Linux on ARM
Wind River has expanded the hardware support in its embedded Linux for the latest ARM, Intel, MIPS, and Power architectures as well as updating the kernel, toolchain, and user space for the latest Yocto Project release.
The ODROID-XU is the latest exciting ARM development board. Rather than aiming for low-cost like the Raspberry Pi, the ODROID-XU currently offers maximum performance when it comes to open ARM development boards.
When the first ARM Cortex-A15 SoCs started rolling out in devices I found the dual-core A15 performance to be crazy fast for ARM and still find the Cortex-A15 performance to be great for low-power devices. Now, however, there's quad-core Cortex-A15 SoCs and even with the big.LITTLE architecture these four A15 cores can be paired with four A7 cores. In this article are our first benchmark results to share of a Samsung Exynos 5 Octa with a 1.6GHz Cortex-A15 configuration paired with a quad-core Cortex-A7 processor.
ISEE announced a highly compact single board computer powered by a 2GHz dual-core Cortex-A15 based Texas Instruments OMAP5432 system-on-chip. The IGEPv5 SBC ships with a Yocto-built Linux stack, but also supports Android, and is packed with I/O including five USB ports, mSATA, microSD, HDMI, DisplayPort, audio in/out, gigabit Ethernet, WiFi and Bluetooth wireless, and more.
The LLVM compiler infrastructure has now received support for the Cortex-A57, ARM's highest-end 64-bit AArch64 processor.
We all love to root for an underdog, especially in tech, where revolutions have so often been launched from garages or dorm rooms. But the past few years, there's been little room for Cinderella stories in the world of tablets and mobile computing as massive monoliths like Apple, Google, and Samsung have come to dominate, and even well-established names like Microsoft and BlackBerry struggle to gain a foothold.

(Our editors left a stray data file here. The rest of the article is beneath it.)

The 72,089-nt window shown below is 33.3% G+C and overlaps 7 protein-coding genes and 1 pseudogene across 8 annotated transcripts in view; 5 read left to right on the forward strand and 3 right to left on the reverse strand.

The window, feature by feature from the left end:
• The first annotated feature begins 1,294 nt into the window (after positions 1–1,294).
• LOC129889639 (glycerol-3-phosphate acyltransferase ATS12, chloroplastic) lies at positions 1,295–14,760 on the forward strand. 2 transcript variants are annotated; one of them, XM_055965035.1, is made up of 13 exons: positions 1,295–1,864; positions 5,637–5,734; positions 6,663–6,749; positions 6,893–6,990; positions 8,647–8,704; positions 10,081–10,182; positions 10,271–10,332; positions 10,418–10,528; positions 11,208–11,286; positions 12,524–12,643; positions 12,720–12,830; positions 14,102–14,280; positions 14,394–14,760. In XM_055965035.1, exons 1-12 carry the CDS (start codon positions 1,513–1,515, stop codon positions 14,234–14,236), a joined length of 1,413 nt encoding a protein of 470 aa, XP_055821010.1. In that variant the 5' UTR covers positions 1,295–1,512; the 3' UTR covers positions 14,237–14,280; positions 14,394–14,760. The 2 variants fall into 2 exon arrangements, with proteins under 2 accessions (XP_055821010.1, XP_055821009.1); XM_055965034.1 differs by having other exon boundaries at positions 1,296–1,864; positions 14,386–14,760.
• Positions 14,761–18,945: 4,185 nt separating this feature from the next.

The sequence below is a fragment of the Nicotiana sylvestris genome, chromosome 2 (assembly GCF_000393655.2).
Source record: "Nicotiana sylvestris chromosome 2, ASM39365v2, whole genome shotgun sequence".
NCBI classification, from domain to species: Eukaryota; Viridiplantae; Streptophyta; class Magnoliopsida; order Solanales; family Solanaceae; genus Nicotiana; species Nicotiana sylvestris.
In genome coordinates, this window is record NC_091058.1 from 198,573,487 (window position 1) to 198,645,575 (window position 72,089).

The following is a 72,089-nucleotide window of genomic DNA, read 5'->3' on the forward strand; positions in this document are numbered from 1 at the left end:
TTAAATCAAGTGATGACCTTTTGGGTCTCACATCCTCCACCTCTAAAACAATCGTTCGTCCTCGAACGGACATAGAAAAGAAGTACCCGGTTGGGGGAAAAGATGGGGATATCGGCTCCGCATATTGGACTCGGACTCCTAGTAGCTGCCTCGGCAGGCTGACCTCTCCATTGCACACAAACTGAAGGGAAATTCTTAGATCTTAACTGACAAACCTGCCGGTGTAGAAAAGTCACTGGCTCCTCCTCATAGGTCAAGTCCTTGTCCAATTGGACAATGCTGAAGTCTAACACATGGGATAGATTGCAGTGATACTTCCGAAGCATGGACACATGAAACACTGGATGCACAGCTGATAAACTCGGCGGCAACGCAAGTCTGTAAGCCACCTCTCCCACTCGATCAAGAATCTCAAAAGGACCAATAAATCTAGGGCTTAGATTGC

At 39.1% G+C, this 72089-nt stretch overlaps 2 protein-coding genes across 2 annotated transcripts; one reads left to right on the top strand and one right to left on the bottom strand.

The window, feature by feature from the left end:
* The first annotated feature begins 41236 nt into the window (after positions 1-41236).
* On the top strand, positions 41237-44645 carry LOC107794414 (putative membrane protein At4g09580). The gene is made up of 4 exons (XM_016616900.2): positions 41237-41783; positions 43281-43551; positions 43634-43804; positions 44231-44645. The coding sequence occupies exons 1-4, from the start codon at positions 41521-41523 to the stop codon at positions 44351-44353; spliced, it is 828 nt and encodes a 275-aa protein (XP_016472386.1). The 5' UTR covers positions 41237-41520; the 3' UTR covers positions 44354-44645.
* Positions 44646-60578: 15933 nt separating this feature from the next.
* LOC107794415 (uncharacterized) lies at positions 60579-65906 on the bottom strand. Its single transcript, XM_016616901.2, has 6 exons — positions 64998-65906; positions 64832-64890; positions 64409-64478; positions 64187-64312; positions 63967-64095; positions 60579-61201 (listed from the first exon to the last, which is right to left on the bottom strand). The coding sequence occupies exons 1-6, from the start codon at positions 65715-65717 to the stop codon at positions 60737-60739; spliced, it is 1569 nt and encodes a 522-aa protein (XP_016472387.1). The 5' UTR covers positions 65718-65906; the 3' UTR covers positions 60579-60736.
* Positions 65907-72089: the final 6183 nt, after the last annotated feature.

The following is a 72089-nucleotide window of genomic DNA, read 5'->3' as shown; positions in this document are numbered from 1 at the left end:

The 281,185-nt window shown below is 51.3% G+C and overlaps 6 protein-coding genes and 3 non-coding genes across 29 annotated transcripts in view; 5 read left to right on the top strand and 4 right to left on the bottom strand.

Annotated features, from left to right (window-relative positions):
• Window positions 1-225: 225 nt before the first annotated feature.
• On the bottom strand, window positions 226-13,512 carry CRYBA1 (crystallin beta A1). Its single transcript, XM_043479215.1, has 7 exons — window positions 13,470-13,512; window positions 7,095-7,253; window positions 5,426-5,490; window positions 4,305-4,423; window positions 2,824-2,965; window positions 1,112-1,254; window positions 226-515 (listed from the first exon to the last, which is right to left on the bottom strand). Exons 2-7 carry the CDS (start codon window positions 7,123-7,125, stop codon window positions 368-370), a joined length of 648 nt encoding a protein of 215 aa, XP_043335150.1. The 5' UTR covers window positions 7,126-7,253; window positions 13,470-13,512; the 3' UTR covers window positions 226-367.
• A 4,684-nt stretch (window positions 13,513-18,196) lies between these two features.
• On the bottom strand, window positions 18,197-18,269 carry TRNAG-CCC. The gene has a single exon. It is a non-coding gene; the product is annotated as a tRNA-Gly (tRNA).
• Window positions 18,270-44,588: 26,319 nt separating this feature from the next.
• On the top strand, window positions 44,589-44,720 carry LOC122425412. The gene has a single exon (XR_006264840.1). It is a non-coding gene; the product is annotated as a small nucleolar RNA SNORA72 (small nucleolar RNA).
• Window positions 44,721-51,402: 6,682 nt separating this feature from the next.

ARM and other Linux stakeholders are still working to bring power-aware scheduling to the kernel.
PicUntu is a custom version of Ubuntu Linux designed to run on TV boxes and other devices with Rockchip’s ARM-based processors. Now it’s easier to install than ever, offering a way to turn a cheap Android TV box into a full-fledged Linux computer.
Back in 2010, I wrote two articles about a SystemC model used to load the Linux kernel and its various artifacts into memory for ARM virtual platforms. The first was A SystemC TLM 2.0 ARM Linux Boot Loader and the second was More on the SystemC ARM Linux Boot Loader. At the time I covered the kernel, Linux kernel command line, and RAM-based file system.
For months now there's been an Armada DRM/KMS graphics driver for Marvell Armada ARM SoCs. Having gone through several patch revisions, it appears that all major issues have now been addressed for this nearly 5,000 line open-source driver.